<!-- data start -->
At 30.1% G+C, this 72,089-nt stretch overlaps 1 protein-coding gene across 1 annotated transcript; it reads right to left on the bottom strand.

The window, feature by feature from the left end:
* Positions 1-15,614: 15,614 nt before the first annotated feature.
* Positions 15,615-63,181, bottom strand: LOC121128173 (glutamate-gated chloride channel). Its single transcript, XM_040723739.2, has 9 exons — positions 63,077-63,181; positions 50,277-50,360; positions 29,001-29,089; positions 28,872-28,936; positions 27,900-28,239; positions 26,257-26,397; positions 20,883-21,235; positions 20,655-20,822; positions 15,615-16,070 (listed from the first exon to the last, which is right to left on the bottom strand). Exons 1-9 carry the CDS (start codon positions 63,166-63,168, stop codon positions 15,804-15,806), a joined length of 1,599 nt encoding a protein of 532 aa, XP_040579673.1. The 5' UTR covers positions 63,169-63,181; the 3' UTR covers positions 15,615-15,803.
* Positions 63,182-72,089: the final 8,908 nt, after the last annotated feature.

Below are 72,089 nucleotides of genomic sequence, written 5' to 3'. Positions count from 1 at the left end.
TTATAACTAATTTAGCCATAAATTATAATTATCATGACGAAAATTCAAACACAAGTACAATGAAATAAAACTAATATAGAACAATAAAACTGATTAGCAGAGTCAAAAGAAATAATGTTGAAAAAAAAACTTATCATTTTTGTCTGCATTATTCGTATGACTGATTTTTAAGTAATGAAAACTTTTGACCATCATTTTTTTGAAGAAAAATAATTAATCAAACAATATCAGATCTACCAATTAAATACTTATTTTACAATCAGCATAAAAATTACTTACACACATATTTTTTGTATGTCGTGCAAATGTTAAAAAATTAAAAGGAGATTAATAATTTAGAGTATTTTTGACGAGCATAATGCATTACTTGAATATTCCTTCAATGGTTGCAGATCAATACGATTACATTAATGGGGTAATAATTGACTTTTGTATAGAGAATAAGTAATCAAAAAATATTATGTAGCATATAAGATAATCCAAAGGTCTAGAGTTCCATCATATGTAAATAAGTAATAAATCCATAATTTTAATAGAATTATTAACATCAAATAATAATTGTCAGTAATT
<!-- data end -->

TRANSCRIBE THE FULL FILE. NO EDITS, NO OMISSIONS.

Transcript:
At 30.1% G+C, this 72,089-nt stretch overlaps 1 protein-coding gene across 1 annotated transcript; it reads right to left on the bottom strand.

The window, feature by feature from the left end:
* Positions 1-15,614: 15,614 nt before the first annotated feature.
* Positions 15,615-63,181, bottom strand: LOC121128173 (glutamate-gated chloride channel). Its single transcript, XM_040723739.2, has 9 exons — positions 63,077-63,181; positions 50,277-50,360; positions 29,001-29,089; positions 28,872-28,936; positions 27,900-28,239; positions 26,257-26,397; positions 20,883-21,235; positions 20,655-20,822; positions 15,615-16,070 (listed from the first exon to the last, which is right to left on the bottom strand). Exons 1-9 carry the CDS (start codon positions 63,166-63,168, stop codon positions 15,804-15,806), a joined length of 1,599 nt encoding a protein of 532 aa, XP_040579673.1. The 5' UTR covers positions 63,169-63,181; the 3' UTR covers positions 15,615-15,803.
* Positions 63,182-72,089: the final 8,908 nt, after the last annotated feature.

Below are 72,089 nucleotides of genomic sequence, written 5' to 3'. Positions count from 1 at the left end.
TTATAACTAATTTAGCCATAAATTATAATTATCATGACGAAAATTCAAACACAAGTACAATGAAATAAAACTAATATAGAACAATAAAACTGATTAGCAGAGTCAAAAGAAATAATGTTGAAAAAAAAACTTATCATTTTTGTCTGCATTATTCGTATGACTGATTTTTAAGTAATGAAAACTTTTGACCATCATTTTTTTGAAGAAAAATAATTAATCAAACAATATCAGATCTACCAATTAAATACTTATTTTACAATCAGCATAAAAATTACTTACACACATATTTTTTGTATGTCGTGCAAATGTTAAAAAATTAAAAGGAGATTAATAATTTAGAGTATTTTTGACGAGCATAATGCATTACTTGAATATTCCTTCAATGGTTGCAGATCAATACGATTACATTAATGGGGTAATAATTGACTTTTGTATAGAGAATAAGTAATCAAAAAATATTATGTAGCATATAAGATAATCCAAAGGTCTAGAGTTCCATCATATGTAAATAAGTAATAAATCCATAATTTTAATAGAATTATTAACATCAAATAATAATTGTCAGTAATT